December 6, 2021

Final Final Update 10:50PM Day 5 – Fire Grows to over 160 Hectares – Mapping the Fire – Controlled Burn and Mars Testing Weather Permitting

Final Final Update 10:50PM

WIldfire service just updated their statement on the website.  Here is the important part that deals with the ignition and rumours of jumping.

More information
The staged ignition was completed today. A heli-drip torch was used to ignite the burn area, and the fire met its objective to produce a moderate intensity ground fire.

It is expected that this fire will produce smoky conditions for two to three days after which the smoke should start to dissipate.

There were a number of posting to social media and second hand reports provided to our reporting centre about burning taking place elsewhere than in the burn area. We took these reports seriously, and relayed this information to the two helicopters tasked with looking for any spots that might have occurred from the ignition. None were found. We would like the public’s help – please, if you see anything, call the information in. The detail that the observer sees is valuable information. Please call 1 800 663-5555 or *5555 on your cell phone if you see a forest fire or column of smoke.


Final Update 10:25PM

I am going on there being no direct or official confirmation of the fire jumping.  There are crews on the ground checking and monitoring so if there is anything out there, they will find it.

If anyone sees a plume of smoke that they think is not part of the Dog Mountain Fire itself, the best thing is to call 1-800-663-5555 or *5555  ASAP so the Fire Service can check it and call them back to see if they have confirmed it.  

Smoke can be very deceiving in our terrain and with the wind constantly shifting so if you don’t actually see flame you might not be seeing fire.  

Air Quality readings are back online.  Here is the 9PM update.  It’s back above 20 and it definitely spiked again during the day though not as badly as Tuesday.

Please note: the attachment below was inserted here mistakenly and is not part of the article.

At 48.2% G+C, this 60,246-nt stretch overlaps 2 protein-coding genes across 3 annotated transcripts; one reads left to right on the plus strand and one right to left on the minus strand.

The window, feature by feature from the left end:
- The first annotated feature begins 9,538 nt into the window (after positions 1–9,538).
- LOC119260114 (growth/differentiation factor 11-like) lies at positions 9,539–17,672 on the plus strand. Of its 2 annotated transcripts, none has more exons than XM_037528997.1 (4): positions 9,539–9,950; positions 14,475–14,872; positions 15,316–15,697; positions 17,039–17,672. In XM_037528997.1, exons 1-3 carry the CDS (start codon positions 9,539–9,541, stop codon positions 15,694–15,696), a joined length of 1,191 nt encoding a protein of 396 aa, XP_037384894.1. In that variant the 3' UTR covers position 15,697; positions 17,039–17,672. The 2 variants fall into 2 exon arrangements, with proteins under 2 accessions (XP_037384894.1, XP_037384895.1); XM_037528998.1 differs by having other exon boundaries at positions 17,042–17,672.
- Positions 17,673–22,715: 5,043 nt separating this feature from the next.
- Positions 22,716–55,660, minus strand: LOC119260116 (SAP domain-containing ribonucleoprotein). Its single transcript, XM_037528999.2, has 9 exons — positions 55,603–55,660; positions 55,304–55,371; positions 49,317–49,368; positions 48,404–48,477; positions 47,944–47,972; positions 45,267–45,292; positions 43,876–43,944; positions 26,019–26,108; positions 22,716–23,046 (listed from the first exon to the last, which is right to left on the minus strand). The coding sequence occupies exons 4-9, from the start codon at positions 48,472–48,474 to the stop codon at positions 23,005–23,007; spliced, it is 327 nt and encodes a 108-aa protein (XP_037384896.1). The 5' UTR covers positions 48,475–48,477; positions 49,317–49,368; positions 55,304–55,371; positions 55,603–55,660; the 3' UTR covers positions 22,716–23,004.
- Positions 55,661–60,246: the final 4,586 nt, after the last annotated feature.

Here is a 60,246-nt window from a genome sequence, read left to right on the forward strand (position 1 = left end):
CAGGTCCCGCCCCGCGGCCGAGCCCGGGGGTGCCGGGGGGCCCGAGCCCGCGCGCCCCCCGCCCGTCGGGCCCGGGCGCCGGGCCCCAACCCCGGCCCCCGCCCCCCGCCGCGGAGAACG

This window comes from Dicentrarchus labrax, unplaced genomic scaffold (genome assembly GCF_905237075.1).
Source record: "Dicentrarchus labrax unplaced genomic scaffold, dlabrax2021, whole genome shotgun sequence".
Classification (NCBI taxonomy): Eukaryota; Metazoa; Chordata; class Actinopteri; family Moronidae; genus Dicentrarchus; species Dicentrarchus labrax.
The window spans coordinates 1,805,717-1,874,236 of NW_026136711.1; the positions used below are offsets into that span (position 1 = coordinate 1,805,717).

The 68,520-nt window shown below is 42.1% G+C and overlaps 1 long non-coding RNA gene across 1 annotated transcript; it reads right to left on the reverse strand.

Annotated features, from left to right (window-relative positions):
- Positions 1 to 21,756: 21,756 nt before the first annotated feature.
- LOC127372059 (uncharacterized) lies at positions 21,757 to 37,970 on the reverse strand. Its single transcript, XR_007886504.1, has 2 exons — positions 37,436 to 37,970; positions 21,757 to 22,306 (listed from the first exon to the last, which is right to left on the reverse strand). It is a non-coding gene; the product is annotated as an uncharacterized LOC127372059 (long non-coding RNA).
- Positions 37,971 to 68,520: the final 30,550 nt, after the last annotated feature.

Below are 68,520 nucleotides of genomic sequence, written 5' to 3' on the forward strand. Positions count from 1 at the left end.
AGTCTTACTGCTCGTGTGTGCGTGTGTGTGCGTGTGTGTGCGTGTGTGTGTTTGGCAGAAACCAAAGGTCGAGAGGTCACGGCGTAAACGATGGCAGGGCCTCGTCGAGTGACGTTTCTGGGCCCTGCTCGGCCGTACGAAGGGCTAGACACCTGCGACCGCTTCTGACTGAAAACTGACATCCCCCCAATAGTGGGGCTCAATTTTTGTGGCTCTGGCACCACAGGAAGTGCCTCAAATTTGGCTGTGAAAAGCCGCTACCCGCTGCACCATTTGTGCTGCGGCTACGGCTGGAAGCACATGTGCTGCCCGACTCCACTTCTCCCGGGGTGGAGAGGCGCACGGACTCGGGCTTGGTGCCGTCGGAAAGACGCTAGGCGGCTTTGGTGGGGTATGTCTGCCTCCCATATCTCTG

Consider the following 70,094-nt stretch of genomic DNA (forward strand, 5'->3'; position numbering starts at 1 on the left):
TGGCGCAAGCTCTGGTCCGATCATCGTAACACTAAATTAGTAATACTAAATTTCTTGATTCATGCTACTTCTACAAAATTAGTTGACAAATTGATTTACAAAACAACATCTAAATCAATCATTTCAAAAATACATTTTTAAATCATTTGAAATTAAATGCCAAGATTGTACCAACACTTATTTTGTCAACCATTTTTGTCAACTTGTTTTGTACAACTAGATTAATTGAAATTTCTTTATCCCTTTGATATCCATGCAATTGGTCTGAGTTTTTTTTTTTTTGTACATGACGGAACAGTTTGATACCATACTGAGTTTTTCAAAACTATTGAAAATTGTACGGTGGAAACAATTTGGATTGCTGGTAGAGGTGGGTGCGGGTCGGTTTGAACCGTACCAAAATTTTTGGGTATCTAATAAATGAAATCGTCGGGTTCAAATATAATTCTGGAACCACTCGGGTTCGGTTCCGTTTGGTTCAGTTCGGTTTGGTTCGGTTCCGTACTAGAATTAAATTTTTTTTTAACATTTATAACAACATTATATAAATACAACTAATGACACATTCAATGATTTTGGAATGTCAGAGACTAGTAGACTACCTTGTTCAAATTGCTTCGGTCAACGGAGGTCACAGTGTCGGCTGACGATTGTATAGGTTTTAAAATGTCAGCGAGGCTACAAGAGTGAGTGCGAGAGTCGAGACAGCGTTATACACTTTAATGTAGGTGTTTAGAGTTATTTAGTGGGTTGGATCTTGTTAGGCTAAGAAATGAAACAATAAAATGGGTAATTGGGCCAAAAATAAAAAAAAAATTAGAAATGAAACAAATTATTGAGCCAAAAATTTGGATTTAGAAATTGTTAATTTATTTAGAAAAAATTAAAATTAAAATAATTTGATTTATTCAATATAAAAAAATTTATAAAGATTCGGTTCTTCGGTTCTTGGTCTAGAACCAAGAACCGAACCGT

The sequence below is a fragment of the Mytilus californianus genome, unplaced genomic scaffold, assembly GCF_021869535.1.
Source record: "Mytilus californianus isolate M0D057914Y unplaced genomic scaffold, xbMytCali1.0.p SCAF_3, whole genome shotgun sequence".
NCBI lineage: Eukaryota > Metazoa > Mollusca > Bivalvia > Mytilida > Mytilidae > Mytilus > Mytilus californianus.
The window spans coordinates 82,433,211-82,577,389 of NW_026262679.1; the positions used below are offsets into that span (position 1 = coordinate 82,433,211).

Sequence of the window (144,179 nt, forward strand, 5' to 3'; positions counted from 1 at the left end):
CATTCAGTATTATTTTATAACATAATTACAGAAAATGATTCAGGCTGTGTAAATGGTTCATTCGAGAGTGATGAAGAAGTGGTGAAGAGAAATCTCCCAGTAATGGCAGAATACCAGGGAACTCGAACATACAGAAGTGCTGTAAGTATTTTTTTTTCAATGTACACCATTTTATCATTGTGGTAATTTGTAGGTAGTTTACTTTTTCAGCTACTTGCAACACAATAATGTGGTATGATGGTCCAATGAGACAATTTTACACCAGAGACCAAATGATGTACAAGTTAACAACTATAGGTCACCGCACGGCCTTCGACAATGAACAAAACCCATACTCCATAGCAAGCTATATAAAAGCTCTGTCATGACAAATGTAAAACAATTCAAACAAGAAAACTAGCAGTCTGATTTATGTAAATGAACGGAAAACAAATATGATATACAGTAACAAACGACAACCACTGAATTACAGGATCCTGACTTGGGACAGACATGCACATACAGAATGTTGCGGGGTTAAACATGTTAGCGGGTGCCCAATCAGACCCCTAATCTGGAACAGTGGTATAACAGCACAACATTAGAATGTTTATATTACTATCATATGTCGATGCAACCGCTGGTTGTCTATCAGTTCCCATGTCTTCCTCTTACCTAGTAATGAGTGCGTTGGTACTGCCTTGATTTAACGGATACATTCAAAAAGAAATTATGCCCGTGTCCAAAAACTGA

Screen Shot 2015-07-08 at 10.19.38 PM Screen Shot 2015-07-08 at 10.20.00 PM


Have a great night and stay safe, and calm, out there.  The firefighters remain, doing their job the best they can.  I know that they know that they have a whole Valley and Province behind them cheering them on.

The ACRD released a news release on the fire.

The last update from BC Wildfire has the fire at 245 hectares. There are now 35 firefighters and 4 helicopters on the fire.  The controlled burn has happened so it will be smokey for the next few days.

Update 9:19PM

Update 8:30PM

Unconfirmed report that the fire has jump across in the “Z” area to the other side of the lake which would have it threaten Fossli Park.

DogMointainMapI am working hard to get visual confirmation of this.

I have also heard that the controlled burn has taken place.

Will update soon.






We have entered Day 5 of the saga that has been the Dog Mountain Fire.  I may not update this post as frequently today.  Keep an eye on my twitter feed at for updates.

Map your Pictures

Last night I created the picture below.

I also made this webpage:

As of last night when I created this map readers have indicated that the major hotspots of the fire are:

  • between J and K
  • near A
  • between T and U

If you are taking pictures of the fire, please feel free to use this resource to help pinpoint and describe where the pictures are.  Time and date are also always important.  I hope this resource helps with some of the confusion.

How big is, and will be, the fire?

The AVNews is reporting this morning that the fire is 160 hectares.

Someone asked me if this fire could grow to, say, 1000 hectares?  So I pulled out Google Earth again to see just how big the Dog Mountain Peninsula is.  Here is the answer from Google Earth which stuns me constantly with its accuracy.